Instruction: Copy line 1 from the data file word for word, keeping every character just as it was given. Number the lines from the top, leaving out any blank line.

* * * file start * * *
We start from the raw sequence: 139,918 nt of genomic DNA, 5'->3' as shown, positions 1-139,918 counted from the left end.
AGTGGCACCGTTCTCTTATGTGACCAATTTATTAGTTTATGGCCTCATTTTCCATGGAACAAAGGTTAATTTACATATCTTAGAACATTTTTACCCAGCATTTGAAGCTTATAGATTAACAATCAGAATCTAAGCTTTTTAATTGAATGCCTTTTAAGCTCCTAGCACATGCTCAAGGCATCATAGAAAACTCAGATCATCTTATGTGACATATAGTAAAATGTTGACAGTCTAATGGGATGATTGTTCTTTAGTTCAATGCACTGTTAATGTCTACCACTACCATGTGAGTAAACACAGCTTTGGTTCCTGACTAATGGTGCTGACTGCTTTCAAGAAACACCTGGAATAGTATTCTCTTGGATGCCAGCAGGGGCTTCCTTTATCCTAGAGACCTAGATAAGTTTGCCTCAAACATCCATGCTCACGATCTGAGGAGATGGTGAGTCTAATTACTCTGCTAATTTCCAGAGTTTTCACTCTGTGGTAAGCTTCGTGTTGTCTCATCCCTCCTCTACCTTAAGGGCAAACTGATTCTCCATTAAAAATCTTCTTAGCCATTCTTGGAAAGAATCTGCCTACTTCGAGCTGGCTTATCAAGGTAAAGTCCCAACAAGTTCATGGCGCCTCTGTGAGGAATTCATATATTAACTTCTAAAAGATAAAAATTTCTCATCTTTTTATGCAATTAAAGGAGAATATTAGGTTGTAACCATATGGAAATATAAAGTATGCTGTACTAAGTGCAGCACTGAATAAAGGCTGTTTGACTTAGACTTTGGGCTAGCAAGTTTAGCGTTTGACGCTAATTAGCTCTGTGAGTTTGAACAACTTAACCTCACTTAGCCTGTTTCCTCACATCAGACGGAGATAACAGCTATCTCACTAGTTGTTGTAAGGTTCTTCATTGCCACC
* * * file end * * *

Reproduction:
We start from the raw sequence: 139,918 nt of genomic DNA, 5'->3' as shown, positions 1-139,918 counted from the left end.